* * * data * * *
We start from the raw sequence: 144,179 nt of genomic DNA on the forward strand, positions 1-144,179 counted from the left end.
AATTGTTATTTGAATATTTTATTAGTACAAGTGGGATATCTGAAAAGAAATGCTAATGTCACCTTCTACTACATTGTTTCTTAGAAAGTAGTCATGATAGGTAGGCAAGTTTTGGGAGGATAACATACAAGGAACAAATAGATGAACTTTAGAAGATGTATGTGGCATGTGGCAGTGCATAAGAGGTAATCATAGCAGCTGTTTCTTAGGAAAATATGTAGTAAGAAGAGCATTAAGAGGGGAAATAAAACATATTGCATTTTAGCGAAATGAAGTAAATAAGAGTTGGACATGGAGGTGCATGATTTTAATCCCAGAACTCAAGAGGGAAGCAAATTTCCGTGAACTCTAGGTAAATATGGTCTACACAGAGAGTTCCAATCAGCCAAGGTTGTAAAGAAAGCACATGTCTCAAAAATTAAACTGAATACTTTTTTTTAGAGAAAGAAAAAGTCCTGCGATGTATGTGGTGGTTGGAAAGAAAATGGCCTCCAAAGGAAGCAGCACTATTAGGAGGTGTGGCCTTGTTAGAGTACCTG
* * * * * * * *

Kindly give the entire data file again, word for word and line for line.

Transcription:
We start from the raw sequence: 144,179 nt of genomic DNA on the forward strand, positions 1-144,179 counted from the left end.
AATTGTTATTTGAATATTTTATTAGTACAAGTGGGATATCTGAAAAGAAATGCTAATGTCACCTTCTACTACATTGTTTCTTAGAAAGTAGTCATGATAGGTAGGCAAGTTTTGGGAGGATAACATACAAGGAACAAATAGATGAACTTTAGAAGATGTATGTGGCATGTGGCAGTGCATAAGAGGTAATCATAGCAGCTGTTTCTTAGGAAAATATGTAGTAAGAAGAGCATTAAGAGGGGAAATAAAACATATTGCATTTTAGCGAAATGAAGTAAATAAGAGTTGGACATGGAGGTGCATGATTTTAATCCCAGAACTCAAGAGGGAAGCAAATTTCCGTGAACTCTAGGTAAATATGGTCTACACAGAGAGTTCCAATCAGCCAAGGTTGTAAAGAAAGCACATGTCTCAAAAATTAAACTGAATACTTTTTTTTAGAGAAAGAAAAAGTCCTGCGATGTATGTGGTGGTTGGAAAGAAAATGGCCTCCAAAGGAAGCAGCACTATTAGGAGGTGTGGCCTTGTTAGAGTACCTG